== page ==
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Snow-covered landscapes introduce a variety of photographic opportunities and challenges. A blanket of brilliant white can do beautiful things with light, but it also complicates exposure. Crystal-blue winter skies are dramatic, but shooting in the cold can be cumbersome and hard on your gear.
In this course, photographer, author, and educator Ben Long takes a trip to Lake Tahoe to explore winter shooting at various times of the day. He also shows techniques for post-processing winter scenes to make them look their best.
When you're shooting in a landscape frame of mind, most of the things you're shooting aren't going to move. If they are moving either you're pointed in the wrong direction or something's gone horribly wrong. But in general you're shooting stationary objects, which means that variation from frame to frame is coming by you making slight adjustments to your framing or maybe changes to your exposure. Now, normally by default, your camera is set up so that when you half press the shutter button, it focuses, it meters, and it probably auto wide balances unless you've set a manual wide balance.
And that's great. I normally don't keep my camera configured that way, though. And I especially don't want it configured that way when I'm shooting landscape. What I do is configure my camera so that the shutter button, when I half-press it, meters. For auto-focus, I have to press a different button. In the case of this Rebel XL1, I can configure it so that this button right here is an auto-focus button. In other words, I separate auto-focus from metering. What that gets me when I'm shooting landscape is I can shoot much faster for the types of little adjustments that I'm making from shot to shot.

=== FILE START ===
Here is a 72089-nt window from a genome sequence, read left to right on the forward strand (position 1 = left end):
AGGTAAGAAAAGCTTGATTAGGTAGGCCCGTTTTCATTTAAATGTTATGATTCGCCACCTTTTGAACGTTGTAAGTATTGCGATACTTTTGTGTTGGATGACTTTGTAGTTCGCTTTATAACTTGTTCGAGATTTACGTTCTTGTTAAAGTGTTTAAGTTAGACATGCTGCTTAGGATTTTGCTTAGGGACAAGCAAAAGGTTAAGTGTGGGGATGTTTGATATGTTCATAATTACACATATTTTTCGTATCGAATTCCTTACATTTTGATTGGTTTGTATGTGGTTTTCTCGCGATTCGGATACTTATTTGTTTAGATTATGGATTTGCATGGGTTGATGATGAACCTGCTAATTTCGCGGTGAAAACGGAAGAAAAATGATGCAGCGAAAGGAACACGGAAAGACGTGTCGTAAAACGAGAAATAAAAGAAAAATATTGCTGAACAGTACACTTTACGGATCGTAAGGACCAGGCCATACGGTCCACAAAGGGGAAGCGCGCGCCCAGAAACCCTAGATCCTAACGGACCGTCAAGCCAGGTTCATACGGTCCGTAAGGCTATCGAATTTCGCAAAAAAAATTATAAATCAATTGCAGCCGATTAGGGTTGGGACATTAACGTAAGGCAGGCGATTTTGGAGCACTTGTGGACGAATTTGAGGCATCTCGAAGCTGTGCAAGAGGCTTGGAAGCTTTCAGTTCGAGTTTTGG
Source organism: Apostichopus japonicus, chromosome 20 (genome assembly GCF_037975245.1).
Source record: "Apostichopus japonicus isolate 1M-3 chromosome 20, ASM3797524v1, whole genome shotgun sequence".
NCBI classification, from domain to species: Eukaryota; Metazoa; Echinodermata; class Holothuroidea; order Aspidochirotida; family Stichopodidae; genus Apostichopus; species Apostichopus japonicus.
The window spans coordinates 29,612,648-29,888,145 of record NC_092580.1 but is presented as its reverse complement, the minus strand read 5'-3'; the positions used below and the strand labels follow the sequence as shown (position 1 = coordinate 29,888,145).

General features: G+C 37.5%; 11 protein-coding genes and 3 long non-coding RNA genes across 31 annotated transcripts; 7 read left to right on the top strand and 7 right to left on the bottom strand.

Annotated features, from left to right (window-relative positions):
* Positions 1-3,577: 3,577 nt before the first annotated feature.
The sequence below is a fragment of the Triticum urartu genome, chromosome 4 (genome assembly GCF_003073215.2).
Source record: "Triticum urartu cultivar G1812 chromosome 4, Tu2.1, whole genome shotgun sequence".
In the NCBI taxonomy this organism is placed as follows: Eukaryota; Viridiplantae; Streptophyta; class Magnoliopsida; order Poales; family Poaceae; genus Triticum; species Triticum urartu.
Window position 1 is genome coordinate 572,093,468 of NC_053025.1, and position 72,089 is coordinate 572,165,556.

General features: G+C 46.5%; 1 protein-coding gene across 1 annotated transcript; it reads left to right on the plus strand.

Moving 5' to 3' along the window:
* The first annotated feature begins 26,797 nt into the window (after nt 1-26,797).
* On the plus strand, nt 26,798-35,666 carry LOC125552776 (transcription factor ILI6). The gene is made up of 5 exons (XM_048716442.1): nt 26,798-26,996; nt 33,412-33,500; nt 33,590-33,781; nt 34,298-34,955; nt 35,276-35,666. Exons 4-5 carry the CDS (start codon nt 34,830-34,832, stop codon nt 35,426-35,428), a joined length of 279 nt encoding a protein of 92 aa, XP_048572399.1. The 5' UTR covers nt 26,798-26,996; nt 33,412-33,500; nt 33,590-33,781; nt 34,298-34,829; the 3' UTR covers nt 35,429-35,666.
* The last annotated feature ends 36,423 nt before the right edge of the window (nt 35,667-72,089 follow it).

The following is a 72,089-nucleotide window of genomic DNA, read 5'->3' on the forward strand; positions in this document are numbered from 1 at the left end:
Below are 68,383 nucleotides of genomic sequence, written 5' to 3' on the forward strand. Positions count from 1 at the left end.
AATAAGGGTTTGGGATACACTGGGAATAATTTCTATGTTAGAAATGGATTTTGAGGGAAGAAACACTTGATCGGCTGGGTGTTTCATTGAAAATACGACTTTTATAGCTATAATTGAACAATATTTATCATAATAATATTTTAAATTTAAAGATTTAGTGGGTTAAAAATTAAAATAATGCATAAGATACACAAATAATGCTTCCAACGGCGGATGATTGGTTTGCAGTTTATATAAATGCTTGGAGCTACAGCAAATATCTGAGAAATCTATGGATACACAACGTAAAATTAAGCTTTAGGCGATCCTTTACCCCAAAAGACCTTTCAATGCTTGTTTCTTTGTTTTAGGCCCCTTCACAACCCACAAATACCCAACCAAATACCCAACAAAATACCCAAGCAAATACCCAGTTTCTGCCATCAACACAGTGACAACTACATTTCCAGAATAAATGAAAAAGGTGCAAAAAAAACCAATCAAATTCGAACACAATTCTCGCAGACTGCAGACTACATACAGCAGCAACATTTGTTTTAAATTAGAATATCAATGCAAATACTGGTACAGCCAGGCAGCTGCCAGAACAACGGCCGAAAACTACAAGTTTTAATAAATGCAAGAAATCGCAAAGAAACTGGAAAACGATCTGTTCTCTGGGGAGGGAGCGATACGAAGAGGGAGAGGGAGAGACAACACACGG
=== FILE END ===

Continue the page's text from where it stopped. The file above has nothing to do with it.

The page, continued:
So for example, I would frame up a shot. Hit this button to auto focus. And now, as long as the distance between my camera and the subject doesn't change, I can zoom, I can reframe, I can make exposure changes, I can make metering changes, whatever I want to do. And I don't have to keep refocusing. If I'm shooting a panorama, this is great because, typically, if I'm shooting a panorama of something distant, the focus point is the same across every frame. So, I press this button to do my focus, and now it's set for all of my frames.
This is particularly good for landscape panoramas because a lot of times as you pan across, you're metering points end up in empty sky and there's nothing for them to focus on. So having the button on the back of the camera configured to focus means that I focus once and then I get to concentrate on the work that I'm doing. This is really exactly how it works when you're manually focusing. You set focus and then you do your stuff. You've just got to remember that if you change position this way, you're going to need to focus again. Every camera configures differently. Not all cameras have this capability.
Check your manual to find out if you can separate the functions on Canon cameras and I believe on Nikon cameras. It's always a custom function. And it has to do with changing basically the programming of any of these buttons. So dig through your manual, see if you can find a way to do that. I guarantee you'll have a speedier time, when you're out shooting landscapes. One caveat. For the first day, you're going to think you're autofocus is broken. You're going to go, that's not focusing, and you're going to get really frustrated. Or you're going to forget to focus and not be able to see that something might be slightly out of focus.
So after you make this change you've got to be really diligent about learning it, but once you're used to it it's a much speedier way to work.
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